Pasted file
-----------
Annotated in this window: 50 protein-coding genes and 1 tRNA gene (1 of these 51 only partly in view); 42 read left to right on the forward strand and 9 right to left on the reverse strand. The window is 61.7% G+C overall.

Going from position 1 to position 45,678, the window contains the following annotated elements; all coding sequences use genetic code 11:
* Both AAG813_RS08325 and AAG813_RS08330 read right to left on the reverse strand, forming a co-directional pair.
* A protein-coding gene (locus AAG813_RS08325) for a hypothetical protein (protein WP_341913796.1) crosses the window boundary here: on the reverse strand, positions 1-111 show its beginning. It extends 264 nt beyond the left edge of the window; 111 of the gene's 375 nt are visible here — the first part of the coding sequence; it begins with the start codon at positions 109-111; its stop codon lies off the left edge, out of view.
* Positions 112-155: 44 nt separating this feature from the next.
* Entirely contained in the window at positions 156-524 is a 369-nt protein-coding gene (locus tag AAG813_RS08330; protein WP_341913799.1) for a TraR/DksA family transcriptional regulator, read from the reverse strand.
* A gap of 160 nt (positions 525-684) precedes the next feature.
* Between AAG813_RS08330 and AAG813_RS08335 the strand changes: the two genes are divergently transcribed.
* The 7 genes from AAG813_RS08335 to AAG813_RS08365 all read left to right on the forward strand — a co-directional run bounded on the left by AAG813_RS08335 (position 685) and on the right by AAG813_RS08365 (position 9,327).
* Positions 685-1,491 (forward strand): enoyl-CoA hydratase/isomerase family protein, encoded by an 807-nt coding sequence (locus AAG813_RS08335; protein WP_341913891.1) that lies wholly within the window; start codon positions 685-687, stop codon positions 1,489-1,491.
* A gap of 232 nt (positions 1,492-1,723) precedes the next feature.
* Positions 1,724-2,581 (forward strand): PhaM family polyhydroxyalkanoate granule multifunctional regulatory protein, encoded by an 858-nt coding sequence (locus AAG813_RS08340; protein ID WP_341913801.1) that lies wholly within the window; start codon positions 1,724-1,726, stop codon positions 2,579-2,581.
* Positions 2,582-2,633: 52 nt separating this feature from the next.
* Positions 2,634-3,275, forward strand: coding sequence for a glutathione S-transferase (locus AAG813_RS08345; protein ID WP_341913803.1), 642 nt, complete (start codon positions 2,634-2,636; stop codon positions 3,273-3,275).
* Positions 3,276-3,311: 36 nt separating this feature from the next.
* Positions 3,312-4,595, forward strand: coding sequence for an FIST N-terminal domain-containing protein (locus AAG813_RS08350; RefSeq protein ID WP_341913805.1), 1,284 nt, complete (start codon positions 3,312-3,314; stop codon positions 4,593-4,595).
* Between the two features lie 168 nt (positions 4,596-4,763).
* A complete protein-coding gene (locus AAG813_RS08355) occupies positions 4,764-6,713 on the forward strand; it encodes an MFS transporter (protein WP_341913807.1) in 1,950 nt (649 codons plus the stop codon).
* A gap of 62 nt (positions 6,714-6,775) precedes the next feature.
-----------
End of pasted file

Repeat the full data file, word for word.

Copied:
Annotated in this window: 50 protein-coding genes and 1 tRNA gene (1 of these 51 only partly in view); 42 read left to right on the forward strand and 9 right to left on the reverse strand. The window is 61.7% G+C overall.

Going from position 1 to position 45,678, the window contains the following annotated elements; all coding sequences use genetic code 11:
* Both AAG813_RS08325 and AAG813_RS08330 read right to left on the reverse strand, forming a co-directional pair.
* A protein-coding gene (locus AAG813_RS08325) for a hypothetical protein (protein WP_341913796.1) crosses the window boundary here: on the reverse strand, positions 1-111 show its beginning. It extends 264 nt beyond the left edge of the window; 111 of the gene's 375 nt are visible here — the first part of the coding sequence; it begins with the start codon at positions 109-111; its stop codon lies off the left edge, out of view.
* Positions 112-155: 44 nt separating this feature from the next.
* Entirely contained in the window at positions 156-524 is a 369-nt protein-coding gene (locus tag AAG813_RS08330; protein WP_341913799.1) for a TraR/DksA family transcriptional regulator, read from the reverse strand.
* A gap of 160 nt (positions 525-684) precedes the next feature.
* Between AAG813_RS08330 and AAG813_RS08335 the strand changes: the two genes are divergently transcribed.
* The 7 genes from AAG813_RS08335 to AAG813_RS08365 all read left to right on the forward strand — a co-directional run bounded on the left by AAG813_RS08335 (position 685) and on the right by AAG813_RS08365 (position 9,327).
* Positions 685-1,491 (forward strand): enoyl-CoA hydratase/isomerase family protein, encoded by an 807-nt coding sequence (locus AAG813_RS08335; protein WP_341913891.1) that lies wholly within the window; start codon positions 685-687, stop codon positions 1,489-1,491.
* A gap of 232 nt (positions 1,492-1,723) precedes the next feature.
* Positions 1,724-2,581 (forward strand): PhaM family polyhydroxyalkanoate granule multifunctional regulatory protein, encoded by an 858-nt coding sequence (locus AAG813_RS08340; protein ID WP_341913801.1) that lies wholly within the window; start codon positions 1,724-1,726, stop codon positions 2,579-2,581.
* Positions 2,582-2,633: 52 nt separating this feature from the next.
* Positions 2,634-3,275, forward strand: coding sequence for a glutathione S-transferase (locus AAG813_RS08345; protein ID WP_341913803.1), 642 nt, complete (start codon positions 2,634-2,636; stop codon positions 3,273-3,275).
* Positions 3,276-3,311: 36 nt separating this feature from the next.
* Positions 3,312-4,595, forward strand: coding sequence for an FIST N-terminal domain-containing protein (locus AAG813_RS08350; RefSeq protein ID WP_341913805.1), 1,284 nt, complete (start codon positions 3,312-3,314; stop codon positions 4,593-4,595).
* Between the two features lie 168 nt (positions 4,596-4,763).
* A complete protein-coding gene (locus AAG813_RS08355) occupies positions 4,764-6,713 on the forward strand; it encodes an MFS transporter (protein WP_341913807.1) in 1,950 nt (649 codons plus the stop codon).
* A gap of 62 nt (positions 6,714-6,775) precedes the next feature.